Tuesday, June 19, 2012

And Soon the Darkness (1970)

Directed by:
Robert Fuest

I originally wrote this film off with a mediocre rating but decided to give it a second shot and I'm glad I did. I now have a new appreciation for it. Two young nurses; reserved and virginal Jane (Pamela Franklin) and the more adventurous and immature Cathy (Michele Dotrice) are spending their holiday away from the hospital taking a bike trip around Europe. While somewhere in France, they stop at a cafe and spot a handsome, sunglasses-sporting stranger (Sandor Elès), who they'll see several more times on their journey. Cathy harmlessly flirts with him and then the girls are on their way through the countryside. Jane's enjoying the peace and tranquility, while Cathy is bored out of her mind. You see, she's looking for a little excitement and seems much more interested in meeting guys than sight-seeing. She'll soon get her wish, just not in the way she'd hoped. The two girls stop by a wooded area to take a brief rest. With the nearest village possibly miles away, Jane suggests they hit the road so they can find lodging before nightfall. Cathy doesn't want to and accuses her friend of being boring and bossy. After an argument, Jane rides off and leaves Cathy behind to hang out her wet underwear on the trees, listen to the radio and catch some sun. It will be the last time Jane sees her friend.

While stopped by a local inn, a French woman tries to warn Jane about something but all she can squeeze out in English is "bad road," which gets Jane to thinking she better head back to the wooded area to find her friend. When she arrives, she finds a camera but no sign of Cathy. The Frenchman Cathy had been flirting with earlier however does show up and introduces himself as Paul. He offers to take Jane back to the village on his motor scooter so she can keep searching. Once there, they learn that no one has seen Cathy pass through. Paul takes off to search for her and Jane finally finds someone who speaks English, a schoolmistress (Clare Kelly), who informs her that three years ago a tourist had been raped and murdered there: the victim of a sex maniac who was never caught. Trapped in a country where few people know English, many of the locals are uncooperative and the one man who offers up help seems shady to put it mildly, Jane's got her work cut out for her.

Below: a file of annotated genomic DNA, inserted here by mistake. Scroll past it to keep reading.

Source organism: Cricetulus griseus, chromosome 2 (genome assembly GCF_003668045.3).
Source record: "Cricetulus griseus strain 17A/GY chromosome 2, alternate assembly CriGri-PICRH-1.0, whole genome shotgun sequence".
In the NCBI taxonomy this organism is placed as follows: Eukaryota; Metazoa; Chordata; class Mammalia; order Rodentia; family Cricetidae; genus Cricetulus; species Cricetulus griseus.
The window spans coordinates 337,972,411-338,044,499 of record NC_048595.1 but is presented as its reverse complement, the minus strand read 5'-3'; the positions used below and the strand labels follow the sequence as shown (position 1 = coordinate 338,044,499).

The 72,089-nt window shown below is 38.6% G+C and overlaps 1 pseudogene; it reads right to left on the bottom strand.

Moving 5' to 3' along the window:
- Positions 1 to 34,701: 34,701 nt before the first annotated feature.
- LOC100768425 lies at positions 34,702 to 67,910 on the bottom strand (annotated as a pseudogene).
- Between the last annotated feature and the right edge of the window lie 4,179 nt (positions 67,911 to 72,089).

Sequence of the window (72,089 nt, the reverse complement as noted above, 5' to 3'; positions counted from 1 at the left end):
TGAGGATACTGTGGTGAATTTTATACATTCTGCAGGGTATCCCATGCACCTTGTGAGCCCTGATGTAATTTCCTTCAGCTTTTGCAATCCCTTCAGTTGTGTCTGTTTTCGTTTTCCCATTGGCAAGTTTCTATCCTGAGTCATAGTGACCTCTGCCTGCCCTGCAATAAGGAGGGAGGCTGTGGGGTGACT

Many aspects of this low-key British production (filmed on location in France) are quite commendable. The desolation of the area is palpable and the director creatively exploits the miles and miles of straight country road, lush green fields and stirring branches in the forest to sometimes eerie effect. Fuest is also able to slowly amp up the terror and suspense without once resorting to shock effects. The scene of Cathy alone in the woods slowly realizing that someone is there with here is an outstanding set piece and a texbook example of how to stage an effective and scary scene. Ditto for a scene at the very end where one of the suspected killers searches through a junkyard full of trailers looking for Jane, who's hiding in one of them. The mystery aspects of the storyline sufficiently keep you guessing, though they're rather lazily achieved by making every single person in this movie behave suspiciously, even when it makes no sense. There is one character in particular whose sketchy behavior is rather senseless (and frustrating in retrospect). If he'd been forthright the entire time - and he has no real reason not to be - poor Jane would have definitely been spared a whole lot of trouble.

Overall, it's an imperfect but still pretty impressive debut for director Fuest, who'd go on to make his biggest splash the following year with the very successful THE ABOMINABLE DR. PHIBES (1971), which would go on to become a cult classic and was followed by a middling 1972 follow-up. Fuest also made the badly-received sci-fi film LAST DAYS OF MAN ON EARTH (1973), the badly-received all-star-cast Satanism movie THE DEVIL'S RAIN (1975) and the forgettable REVENGE OF THE STEPFORD WIVES (1980). Mr. Fuest passed away earlier this year.

The Anchor Bay DVD has commentary by Fuest and co-producer / co-scripter Brian Clemens. It was remade (from all indications, rather poorly) in 2010.

Frightmare (1974)

... aka: Cover Up
... aka: Frightmare II
... aka: Once Upon a Frightmare

Directed by:
Pete Walker

Family responsibility. Some have it. Some don't. Jackie Yates (Deborah Fairfax) definitely falls into the former category. In fact, what she has to deal with on a daily basis is going to make most people feel like they've got it easy. In 1957, Jackie's parents - father Edmund (Rupert Davies) and stepmother Dorothy (Sheila Keith) - committed crimes so heinous that both of them landed in a mental institution for fifteen years. In the meantime, Jackie's been saddled with the legal responsibility of raising her kid sister, Debbie (Kim Butcher). Now fifteen years old, Debbie is like most teenagers and a defiant of the boundaries and rules set down by her guardian. She refuses to get a job, refuses to go to school, refuses to come home at a decent hour and has been running around with a bunch of violent punks that the police are always after. Unlike most impressionable teens who happen to fall in with a bad crowd, Debbie isn't a follower. She herself is in very much in on the "action" and instigates much of it, including getting revenge on a bartender who refuses to serve her because she's underage by telling her none-too-bright pseudo-boyfriend Alec (Edward Kalinski) that the barman called her a "tart." The gang then waits outside until the place closes and beat the guy up.